The Americas (Members Only)

Digital History of the Americas

a key to global education: Vitruvian Man by Leonardo da Vinci

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Perspective


The pre-history of the Americas began with migration of hunter-gatherers who came to the Americas via Beringia, a former land mass that covered the Bering Strait, and hunted bison, mammoth, and caribou. They spawned cultures that ranged from the Inuit and Aleuts of the arctic to the Meso-American civilizations of the Maya, Aztec, Olmec, and Toltec, and the Andean civilization of the Inca. These civilizations lived isolated from the outside world and flourished until the arrival of Europeans in the 10th century, coming first from Iceland, led by Leif Erikson, and followed in 1492 by Christopher Columbus. European colonization of the Americas would bring plagues that would sweep the Americas and decimate the indigenous peoples, crashing their number from about 115 million at the time of the arrival of the Spanish to just several millions by the time the Pilgrims arrived in New England barely 100 years later.

After the discovery of the Americas by Christopher Columbus in 1492, colonization poured in from Spain, Portugal, England, France and the Netherlands, conquering and settling the Americas. Spain colonized the present-day southwestern United States across to Florida and the Caribbean, and all the way to the southern tip of South America. Portugal settled present-day Brazil while England established its North American colonies along the eastern coast of the United States, as well as in the Pacific Northwest and throughout Canada. France established New France in Quebec and throughout eastern Canada and the central United States. The Netherlands settled New Netherland (with its headquarters in what is now New York), some of the sugar islands of the Caribbean and Dutch Guiana in South America.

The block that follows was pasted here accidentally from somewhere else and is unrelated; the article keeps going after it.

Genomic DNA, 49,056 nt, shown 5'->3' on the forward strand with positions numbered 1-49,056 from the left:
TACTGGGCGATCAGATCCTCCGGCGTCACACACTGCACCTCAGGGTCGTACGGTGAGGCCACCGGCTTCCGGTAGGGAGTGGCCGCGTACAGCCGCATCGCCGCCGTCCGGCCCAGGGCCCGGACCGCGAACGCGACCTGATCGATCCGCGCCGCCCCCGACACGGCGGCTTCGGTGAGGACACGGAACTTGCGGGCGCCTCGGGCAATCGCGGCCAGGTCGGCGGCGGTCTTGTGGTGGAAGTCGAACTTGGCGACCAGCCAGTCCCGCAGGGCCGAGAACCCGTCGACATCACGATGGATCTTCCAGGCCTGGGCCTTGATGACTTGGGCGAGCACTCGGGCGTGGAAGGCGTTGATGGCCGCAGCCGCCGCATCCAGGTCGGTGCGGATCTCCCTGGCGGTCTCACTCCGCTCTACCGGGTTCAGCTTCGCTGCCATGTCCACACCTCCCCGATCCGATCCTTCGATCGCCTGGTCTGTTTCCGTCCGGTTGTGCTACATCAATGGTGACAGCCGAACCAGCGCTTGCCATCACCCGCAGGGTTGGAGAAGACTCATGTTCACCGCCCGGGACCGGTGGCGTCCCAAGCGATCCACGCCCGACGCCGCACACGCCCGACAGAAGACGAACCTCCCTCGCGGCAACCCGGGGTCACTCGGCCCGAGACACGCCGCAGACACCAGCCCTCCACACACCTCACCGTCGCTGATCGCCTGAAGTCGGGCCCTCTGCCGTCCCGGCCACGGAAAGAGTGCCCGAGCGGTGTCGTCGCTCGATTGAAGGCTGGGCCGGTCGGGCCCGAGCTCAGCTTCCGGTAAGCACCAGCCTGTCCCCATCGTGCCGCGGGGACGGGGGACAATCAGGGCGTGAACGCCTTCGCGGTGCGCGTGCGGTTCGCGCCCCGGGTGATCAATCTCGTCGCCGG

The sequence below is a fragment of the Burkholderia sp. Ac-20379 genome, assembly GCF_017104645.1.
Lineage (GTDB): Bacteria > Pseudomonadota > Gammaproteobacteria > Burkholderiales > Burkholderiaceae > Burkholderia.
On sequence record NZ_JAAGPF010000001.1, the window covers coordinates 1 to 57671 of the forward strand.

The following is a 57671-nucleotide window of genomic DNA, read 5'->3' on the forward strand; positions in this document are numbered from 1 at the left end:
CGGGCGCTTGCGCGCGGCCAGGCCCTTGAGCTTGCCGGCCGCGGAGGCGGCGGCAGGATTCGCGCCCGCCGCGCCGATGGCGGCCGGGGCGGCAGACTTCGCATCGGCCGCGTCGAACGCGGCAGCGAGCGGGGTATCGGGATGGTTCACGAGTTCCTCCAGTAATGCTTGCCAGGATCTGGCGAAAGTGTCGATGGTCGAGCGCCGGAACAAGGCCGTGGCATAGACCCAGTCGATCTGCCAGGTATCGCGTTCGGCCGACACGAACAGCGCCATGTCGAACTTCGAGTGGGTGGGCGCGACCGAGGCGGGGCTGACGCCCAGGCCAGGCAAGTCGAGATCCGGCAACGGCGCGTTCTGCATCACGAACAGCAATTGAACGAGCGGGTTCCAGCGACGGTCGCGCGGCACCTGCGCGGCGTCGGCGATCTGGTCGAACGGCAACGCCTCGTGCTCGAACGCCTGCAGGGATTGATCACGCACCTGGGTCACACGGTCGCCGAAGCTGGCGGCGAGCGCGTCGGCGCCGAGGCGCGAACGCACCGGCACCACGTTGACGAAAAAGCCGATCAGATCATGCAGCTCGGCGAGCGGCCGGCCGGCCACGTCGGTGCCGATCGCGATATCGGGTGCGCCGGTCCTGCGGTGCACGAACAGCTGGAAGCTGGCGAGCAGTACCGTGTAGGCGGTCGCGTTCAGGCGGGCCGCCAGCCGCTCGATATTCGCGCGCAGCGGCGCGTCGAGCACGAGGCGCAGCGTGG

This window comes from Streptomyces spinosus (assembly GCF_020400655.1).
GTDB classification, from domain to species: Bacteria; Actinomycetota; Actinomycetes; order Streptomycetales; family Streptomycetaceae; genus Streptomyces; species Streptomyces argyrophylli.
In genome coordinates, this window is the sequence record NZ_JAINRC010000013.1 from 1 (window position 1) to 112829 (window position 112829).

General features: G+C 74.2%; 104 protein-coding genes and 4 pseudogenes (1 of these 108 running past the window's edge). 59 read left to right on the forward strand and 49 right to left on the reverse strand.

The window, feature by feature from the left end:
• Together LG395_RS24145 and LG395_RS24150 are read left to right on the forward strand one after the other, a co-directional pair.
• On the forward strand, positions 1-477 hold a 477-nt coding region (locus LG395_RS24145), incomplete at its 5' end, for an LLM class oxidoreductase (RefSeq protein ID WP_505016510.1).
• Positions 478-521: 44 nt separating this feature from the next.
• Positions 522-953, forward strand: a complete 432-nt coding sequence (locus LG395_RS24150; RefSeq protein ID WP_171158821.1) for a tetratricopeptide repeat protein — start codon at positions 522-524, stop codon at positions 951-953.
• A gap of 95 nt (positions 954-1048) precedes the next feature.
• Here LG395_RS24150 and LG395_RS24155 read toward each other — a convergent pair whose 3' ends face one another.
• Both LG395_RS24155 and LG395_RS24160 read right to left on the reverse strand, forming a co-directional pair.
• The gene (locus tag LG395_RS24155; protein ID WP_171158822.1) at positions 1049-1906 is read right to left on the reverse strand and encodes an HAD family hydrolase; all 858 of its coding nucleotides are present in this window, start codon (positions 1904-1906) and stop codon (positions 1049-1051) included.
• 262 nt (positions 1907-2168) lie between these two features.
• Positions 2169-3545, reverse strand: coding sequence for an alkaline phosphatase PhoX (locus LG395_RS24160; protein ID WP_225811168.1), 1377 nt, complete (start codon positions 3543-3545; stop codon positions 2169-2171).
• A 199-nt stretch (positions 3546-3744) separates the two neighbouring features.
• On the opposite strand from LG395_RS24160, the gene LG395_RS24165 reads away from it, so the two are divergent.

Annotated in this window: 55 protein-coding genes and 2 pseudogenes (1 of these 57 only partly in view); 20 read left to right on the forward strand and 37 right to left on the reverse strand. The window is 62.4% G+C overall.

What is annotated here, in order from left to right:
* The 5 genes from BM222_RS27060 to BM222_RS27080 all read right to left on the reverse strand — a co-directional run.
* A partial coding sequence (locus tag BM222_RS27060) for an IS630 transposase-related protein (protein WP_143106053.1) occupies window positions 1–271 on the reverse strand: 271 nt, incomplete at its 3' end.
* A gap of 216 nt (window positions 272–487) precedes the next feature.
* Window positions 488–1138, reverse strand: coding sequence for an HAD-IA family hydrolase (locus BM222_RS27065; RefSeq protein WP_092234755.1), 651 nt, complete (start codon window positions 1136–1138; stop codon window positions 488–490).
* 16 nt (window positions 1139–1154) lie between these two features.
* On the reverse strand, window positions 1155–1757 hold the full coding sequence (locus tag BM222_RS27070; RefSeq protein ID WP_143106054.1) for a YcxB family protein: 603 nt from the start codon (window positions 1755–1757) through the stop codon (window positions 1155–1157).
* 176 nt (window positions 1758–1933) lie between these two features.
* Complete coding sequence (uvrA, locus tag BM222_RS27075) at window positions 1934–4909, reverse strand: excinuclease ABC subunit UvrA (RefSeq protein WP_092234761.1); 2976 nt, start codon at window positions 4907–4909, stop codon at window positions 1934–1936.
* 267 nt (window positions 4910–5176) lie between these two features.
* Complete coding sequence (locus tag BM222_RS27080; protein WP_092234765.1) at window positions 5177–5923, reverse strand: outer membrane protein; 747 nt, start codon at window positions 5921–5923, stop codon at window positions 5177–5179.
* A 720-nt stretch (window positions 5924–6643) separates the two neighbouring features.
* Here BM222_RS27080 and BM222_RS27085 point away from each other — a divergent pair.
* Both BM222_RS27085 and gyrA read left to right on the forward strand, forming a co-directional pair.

Colonization transformed the society of the Americas, as well as its architecture, religion, cuisine, arts and especially languages. Spanish now has nearly 400 million speakers, English nearly as many, and Portuguese more than 200 million. Colonization continued for three centuries to the early 19th century, when Brazil and other Latin American nations declared independence. The United States had become independent from Great Britain in 1776, and Canada became a dominion in 1867 and independence in 1931. Cuba and Puerto Rico remained occupied to Spain until 1898. Guyana became independent in the mid-20th century, while some Caribbean islands and French Guiana remain European colonies today.

After the Cold War ended, policy-makers in the United Statesdeveloped the Washington Consensus, a reform package devised to assist developing countries in Latin America wracked with financial crises. The resources of the International Monetary Fund and the World Bank were made available, along with draconian prescriptives that fueled resentment and unrest. This initiative was cemented in North America by the 1994 North American Free Trade Agreement.

In recent years, several Latin American countries led by socialist or other left wing governments, notably Argentina and Venezuela, have adopted policies that contravene the guidance of to the Washington Consensus. Other leftist Latin countries such as those of Brazil, Mexico, Chile and Peru have implemented most of these policies. The broader debate has focused on the role of the free market, the constraints upon Latin American governance, and the influence of the United States on national sovereignty.

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